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Can't figure out an unique and exciting idea for a computing project


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#1 Mafioso   Crossbones+   -  Reputation: 182

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Posted 20 March 2013 - 02:53 PM

Hi, for the past weeks I was thinking of an idea for a project associated with programming to do over the summer. This project can involve anything, from a sophisticated algorithm to a small video game, as long as I can write 5000 words about it and keep myself motivated. I enjoy mostly everything to do with video games, i.e. visual stuff and I assume you guys do to smile.png, that's why I'm asking this here.

 

So far I've came up with ideas, such as programming Fractals, or making a simulation of Game of Life, but these aren't very unique or exciting ideas and I assume it would be hard to write 5000 words about them.

 

I have 2+ years of experiance with C++/DirectX/Ogre3d Graphics Engine, but I plan to use Java for this, because I was told that doing something that I don't know is better and It's generaly easier to use Java for a project like this.

 

If anyone can drop an idea they think is great, bad, fun or involves some interesting maths/computing concept, any video game idea or even an inspiring website happy.png,  please do. I would be really grateful, as this is really important to me. If I will come up with something new, I will post it here.

 

Thank you very much smile.png.



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#2 Bacterius   Crossbones+   -  Reputation: 9299

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Posted 20 March 2013 - 04:02 PM

This project can involve anything,

 

It's generaly easier to use Java for a project like this.

 

So in other words, someone told you Java was easier to use for everything. I smell fanboyism!

 

But in any case, how about trying to combine elements from two different ideas? That's how good ideas generally come. For instance, you mention fractals and the game of life - what would they look like together? Perhaps a game of life simulation warped around on a fractal surface, for interesting and unique visuals? Another idea: snake and... pacman? Snake with enemies? Not exactly unique, I admit, but it's getting better. Now if you need sophistication, how about a fully 3D fluid simulation? You can also create some gameplay to go with it, too.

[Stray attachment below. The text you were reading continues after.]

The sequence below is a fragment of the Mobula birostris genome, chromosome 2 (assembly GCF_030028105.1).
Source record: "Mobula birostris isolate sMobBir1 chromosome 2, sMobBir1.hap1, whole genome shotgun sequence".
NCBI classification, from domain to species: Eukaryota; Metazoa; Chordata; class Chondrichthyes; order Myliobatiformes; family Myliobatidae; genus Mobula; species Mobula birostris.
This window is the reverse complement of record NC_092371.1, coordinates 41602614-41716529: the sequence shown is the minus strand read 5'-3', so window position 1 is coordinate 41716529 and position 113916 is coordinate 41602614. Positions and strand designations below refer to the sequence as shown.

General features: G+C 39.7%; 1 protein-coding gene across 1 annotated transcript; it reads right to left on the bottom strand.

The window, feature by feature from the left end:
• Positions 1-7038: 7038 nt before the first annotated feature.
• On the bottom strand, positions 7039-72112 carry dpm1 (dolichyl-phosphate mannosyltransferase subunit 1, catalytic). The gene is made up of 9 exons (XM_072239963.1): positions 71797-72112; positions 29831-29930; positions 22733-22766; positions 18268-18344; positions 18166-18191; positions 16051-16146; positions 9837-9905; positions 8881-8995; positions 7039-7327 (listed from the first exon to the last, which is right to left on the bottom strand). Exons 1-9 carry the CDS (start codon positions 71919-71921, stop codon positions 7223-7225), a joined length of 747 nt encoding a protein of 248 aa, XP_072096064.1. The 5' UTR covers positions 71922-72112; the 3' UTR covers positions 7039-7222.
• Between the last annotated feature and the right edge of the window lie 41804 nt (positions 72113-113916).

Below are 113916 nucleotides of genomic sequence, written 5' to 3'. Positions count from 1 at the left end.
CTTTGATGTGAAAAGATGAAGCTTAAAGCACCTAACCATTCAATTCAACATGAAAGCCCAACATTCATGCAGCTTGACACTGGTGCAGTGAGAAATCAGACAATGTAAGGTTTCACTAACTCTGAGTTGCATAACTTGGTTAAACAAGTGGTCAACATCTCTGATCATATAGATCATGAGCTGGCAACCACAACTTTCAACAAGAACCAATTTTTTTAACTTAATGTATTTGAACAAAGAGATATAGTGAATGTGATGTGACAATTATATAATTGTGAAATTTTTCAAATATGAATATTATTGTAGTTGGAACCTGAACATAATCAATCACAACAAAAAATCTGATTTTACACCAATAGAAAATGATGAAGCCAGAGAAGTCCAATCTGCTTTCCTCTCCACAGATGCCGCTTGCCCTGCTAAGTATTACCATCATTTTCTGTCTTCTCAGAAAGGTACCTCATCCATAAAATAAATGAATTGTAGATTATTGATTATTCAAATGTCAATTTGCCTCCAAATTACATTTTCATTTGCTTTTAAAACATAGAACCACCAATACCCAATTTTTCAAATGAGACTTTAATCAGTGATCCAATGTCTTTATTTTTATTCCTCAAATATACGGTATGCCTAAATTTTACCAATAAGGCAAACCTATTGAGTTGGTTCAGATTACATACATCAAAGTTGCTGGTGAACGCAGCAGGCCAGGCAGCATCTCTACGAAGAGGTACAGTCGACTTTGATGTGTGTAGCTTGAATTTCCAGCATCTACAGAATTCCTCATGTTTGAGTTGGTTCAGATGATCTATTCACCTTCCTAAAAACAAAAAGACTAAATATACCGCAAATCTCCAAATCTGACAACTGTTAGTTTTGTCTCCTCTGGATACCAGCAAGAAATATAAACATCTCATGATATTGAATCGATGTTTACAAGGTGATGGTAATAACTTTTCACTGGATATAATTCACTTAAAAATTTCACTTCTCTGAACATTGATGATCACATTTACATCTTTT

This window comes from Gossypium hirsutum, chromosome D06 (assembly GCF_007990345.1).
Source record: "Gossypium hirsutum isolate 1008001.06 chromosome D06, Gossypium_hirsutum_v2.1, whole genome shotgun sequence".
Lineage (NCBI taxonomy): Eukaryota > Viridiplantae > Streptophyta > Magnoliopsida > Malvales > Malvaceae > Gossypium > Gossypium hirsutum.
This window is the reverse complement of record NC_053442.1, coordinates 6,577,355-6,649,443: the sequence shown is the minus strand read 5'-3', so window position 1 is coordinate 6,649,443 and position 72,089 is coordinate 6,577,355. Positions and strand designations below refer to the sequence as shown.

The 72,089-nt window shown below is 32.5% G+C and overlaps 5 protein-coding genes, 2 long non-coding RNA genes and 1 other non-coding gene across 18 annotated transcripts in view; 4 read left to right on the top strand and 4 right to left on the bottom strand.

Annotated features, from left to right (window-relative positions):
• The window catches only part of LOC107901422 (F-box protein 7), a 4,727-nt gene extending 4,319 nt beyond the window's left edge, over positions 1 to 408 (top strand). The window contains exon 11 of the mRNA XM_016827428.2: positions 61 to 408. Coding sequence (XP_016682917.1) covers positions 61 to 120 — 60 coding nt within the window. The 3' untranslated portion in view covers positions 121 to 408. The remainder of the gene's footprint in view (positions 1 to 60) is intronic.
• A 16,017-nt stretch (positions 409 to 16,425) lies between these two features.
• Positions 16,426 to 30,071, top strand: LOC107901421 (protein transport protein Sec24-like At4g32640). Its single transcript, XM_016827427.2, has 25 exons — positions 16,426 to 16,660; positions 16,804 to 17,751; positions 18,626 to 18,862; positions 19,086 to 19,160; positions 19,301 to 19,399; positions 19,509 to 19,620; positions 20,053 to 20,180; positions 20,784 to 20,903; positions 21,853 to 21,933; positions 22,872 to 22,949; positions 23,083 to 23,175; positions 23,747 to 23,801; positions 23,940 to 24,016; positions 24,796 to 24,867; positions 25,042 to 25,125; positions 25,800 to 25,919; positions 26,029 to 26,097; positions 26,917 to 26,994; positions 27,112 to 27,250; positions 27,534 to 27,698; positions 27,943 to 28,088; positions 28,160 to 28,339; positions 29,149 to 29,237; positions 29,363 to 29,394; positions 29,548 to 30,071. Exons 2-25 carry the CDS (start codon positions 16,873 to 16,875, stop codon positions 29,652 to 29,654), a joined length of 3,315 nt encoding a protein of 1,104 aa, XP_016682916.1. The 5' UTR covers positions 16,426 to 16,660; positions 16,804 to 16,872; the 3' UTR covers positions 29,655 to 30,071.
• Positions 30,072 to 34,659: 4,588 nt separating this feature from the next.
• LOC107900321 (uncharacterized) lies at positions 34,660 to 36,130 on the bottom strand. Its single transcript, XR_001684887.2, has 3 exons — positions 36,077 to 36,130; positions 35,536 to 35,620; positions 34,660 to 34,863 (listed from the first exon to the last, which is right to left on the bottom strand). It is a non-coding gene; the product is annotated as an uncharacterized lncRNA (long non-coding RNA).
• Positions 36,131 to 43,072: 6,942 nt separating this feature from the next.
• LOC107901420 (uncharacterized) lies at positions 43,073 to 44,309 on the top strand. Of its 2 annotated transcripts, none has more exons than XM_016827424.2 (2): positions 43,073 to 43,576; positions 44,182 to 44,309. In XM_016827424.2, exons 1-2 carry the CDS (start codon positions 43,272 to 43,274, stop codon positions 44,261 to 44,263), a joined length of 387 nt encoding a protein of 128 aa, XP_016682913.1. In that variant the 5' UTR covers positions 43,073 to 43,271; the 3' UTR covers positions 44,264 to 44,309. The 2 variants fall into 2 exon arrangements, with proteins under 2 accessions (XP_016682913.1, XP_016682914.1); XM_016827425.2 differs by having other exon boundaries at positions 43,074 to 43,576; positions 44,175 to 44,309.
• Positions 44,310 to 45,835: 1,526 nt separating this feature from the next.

Whatever you end up doing, it will always - always - be derived from something you've already seen or heard about. That's how the human brain works. That's also why sitting around thinking about game ideas rarely yields anything of interest. You need to look around, and manufacture innovative gameplay by connecting ideas together.

 

Here is a last one to really get you going: a four dimensional maze game. You could write about how humans have difficulties navigating such environments, and show how it can give rise to interesting gameplay, you could also experiment with the use of ambient music and atmosphere and its impact on the problem solving skills of the average human being, if that's your thing (psychology student, maybe). I'm guessing there's a lot to write about here.

 

And finally, if you are really passionate about an idea, you won't have any trouble writing 5000 words on it, so I wouldn't sweat the final report since it should not be a problem if you chose something you find really interesting.

 

There was an inspirational usenet post somewhere but I can't dig it up sad.png


The slowsort algorithm is a perfect illustration of the multiply and surrender paradigm, which is perhaps the single most important paradigm in the development of reluctant algorithms. The basic multiply and surrender strategy consists in replacing the problem at hand by two or more subproblems, each slightly simpler than the original, and continue multiplying subproblems and subsubproblems recursively in this fashion as long as possible. At some point the subproblems will all become so simple that their solution can no longer be postponed, and we will have to surrender. Experience shows that, in most cases, by the time this point is reached the total work will be substantially higher than what could have been wasted by a more direct approach.